The drought is over.
At the school known as "Quarterback U", we have not seen a Stanford quarterback commitment for nearly 26 months. It was the end of August in 2002 when local phenom T.C. Ostrander gave his verbal pledge to the Cardinal, but the entire 2004 recruiting cycle came and went without a scholarship signal caller. With just one slinger signed by Buddy Teevens in the last two years, the pressure and focus has been great in this 2005 class to corral a quarterback. Relief finally arrived yesterday morning when Lakewood (Wash.) Clover Park senior Tavita Pritchard dialed up The Farm with great news.
"I called Coach [Buddy] Teevens this morning and told him I was committing," the enthused signal caller reported yesterday to The Bootleg. "He was really excited. They were in a staff meeting and he gave a big thumbs up to all the coaches."
Pritchard has had a range of suitors in his recruitment the last few months, including regional schools like Oregon, Washington and Washington State, as well as more distant relationships with Hawaii and Notre Dame. But one school took an early lead with the 6'3" slinger when they offered him at their camp in June. That put Stanford in the driver's seat for this Northwest nugget. To see him headed to California for college does come, though, as some surprise for a family fanatical about Washington State.
"Tavita has grown up brainwashed to someday quarterback the Cougars. That was always the plan," offers his father, David, who was a center for WSU back in the early 1980s. "Things changed and it was strange at first. Now, as a dad, how can you not be thrilled with the idea of your son attending a school like Stanford? I'd have loved continuing to attend Washington State games and rooting for my Coug's, but I'm looking forward to cheering on the Cardinal. The good news is I can still wear a lot of the same stuff!"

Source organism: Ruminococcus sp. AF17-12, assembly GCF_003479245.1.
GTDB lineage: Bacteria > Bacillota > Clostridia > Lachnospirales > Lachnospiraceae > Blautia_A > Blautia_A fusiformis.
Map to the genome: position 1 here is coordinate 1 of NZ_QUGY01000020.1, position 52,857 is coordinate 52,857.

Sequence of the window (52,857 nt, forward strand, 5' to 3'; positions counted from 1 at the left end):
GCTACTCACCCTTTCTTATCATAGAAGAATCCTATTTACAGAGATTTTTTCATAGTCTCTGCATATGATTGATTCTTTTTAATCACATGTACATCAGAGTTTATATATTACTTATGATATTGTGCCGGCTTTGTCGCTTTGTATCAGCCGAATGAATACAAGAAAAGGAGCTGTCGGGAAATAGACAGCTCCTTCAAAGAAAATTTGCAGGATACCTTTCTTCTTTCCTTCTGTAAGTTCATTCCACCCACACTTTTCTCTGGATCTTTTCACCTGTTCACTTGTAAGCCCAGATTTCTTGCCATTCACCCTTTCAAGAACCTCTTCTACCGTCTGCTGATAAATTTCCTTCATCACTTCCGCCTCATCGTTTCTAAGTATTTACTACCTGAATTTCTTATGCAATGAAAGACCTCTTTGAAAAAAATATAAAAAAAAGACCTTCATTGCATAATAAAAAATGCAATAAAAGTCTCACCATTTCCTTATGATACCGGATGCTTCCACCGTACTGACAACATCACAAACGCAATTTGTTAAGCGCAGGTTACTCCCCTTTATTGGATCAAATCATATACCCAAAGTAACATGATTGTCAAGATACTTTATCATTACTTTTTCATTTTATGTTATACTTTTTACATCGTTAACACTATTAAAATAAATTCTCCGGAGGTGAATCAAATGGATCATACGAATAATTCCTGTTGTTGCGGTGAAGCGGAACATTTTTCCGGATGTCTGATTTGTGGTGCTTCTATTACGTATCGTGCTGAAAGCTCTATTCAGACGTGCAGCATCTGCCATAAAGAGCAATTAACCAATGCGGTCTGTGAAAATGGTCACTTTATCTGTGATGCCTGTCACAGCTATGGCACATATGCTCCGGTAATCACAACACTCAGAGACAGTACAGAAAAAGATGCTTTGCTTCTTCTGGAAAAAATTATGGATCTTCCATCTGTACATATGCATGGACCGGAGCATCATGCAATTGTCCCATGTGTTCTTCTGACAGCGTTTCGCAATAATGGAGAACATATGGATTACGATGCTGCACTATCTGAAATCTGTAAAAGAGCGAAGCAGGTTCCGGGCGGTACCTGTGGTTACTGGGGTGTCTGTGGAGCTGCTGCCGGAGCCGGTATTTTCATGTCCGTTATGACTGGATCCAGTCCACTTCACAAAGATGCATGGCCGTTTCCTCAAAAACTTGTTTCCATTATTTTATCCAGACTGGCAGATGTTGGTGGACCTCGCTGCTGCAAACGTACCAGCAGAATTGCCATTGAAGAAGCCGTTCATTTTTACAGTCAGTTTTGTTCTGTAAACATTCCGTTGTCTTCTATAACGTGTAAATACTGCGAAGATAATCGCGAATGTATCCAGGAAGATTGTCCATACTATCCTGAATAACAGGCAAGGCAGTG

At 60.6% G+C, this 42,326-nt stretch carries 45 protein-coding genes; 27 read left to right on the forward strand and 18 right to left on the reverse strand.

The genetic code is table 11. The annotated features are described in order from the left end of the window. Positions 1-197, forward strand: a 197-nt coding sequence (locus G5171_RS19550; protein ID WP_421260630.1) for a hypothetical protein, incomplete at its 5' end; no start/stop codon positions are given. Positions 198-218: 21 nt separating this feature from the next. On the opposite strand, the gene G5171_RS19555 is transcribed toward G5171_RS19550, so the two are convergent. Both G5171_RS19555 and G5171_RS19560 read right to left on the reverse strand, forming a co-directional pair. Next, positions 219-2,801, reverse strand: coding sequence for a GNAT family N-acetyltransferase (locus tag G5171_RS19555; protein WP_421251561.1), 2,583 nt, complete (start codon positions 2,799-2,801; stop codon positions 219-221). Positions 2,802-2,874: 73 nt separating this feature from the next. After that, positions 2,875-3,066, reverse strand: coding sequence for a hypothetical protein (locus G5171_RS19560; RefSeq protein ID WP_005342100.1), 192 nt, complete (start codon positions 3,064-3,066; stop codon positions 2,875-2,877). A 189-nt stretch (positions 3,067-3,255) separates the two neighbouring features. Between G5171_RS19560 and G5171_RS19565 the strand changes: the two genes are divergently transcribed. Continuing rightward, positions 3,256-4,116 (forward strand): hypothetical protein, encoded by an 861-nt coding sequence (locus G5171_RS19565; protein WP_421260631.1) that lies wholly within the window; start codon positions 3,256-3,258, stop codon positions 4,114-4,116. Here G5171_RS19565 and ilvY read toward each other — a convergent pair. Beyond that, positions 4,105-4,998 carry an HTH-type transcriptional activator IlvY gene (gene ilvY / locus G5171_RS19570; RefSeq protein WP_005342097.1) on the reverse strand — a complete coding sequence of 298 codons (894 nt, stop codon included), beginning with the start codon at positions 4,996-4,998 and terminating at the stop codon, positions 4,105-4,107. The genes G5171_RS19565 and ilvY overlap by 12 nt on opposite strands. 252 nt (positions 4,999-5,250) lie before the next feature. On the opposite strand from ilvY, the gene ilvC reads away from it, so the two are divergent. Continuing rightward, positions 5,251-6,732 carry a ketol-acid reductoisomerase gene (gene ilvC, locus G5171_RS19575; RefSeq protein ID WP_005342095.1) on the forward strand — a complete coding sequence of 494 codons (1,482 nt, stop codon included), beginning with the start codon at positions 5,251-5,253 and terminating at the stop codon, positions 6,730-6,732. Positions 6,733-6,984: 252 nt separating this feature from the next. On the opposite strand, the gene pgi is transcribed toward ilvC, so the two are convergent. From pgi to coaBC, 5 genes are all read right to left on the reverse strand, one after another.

Ironically, the two schools met just this past weekend in the Palouse. Family loyalties were conflicted on that cold and rainy Saturday evening, which saw Stanford hold on for a 23-17 victory. But just two days prior, the family learned from Stanford that their son had been accepted to the school. It was the last great hurdle for Pritchard and the Cardinal in their recruiting relationship, and that momentous news reverberated through lifelong rooting loyalties Saturday night.
"Coach Teevens called last Thursday to let Tavita know that he had been accepted, and we had such a busy weekend that we had very little time to talk," his father reports. "I knew in my gut that Tavita was going to Stanford when, without thinking, I found myself cheering for the Cardinal. Go Cardinal!"
"That was really exciting," the son comments on the Thursday admissions news. "Without all the football considerations, getting admitted to Stanford is a big accomplishment all by itself."
Pritchard did not immediately pull the trigger for the Card when he learned of his admittance, however. He consulted with his immediate and extended family, including a number of uncles. One of those uncles is none other than Jack "The Throwin' Samoan" Thompson, who is one of the great all-time Washington State slingers. In addition to being a mentor at the quarterback position for his nephew, Thompson is an important part of the family support system.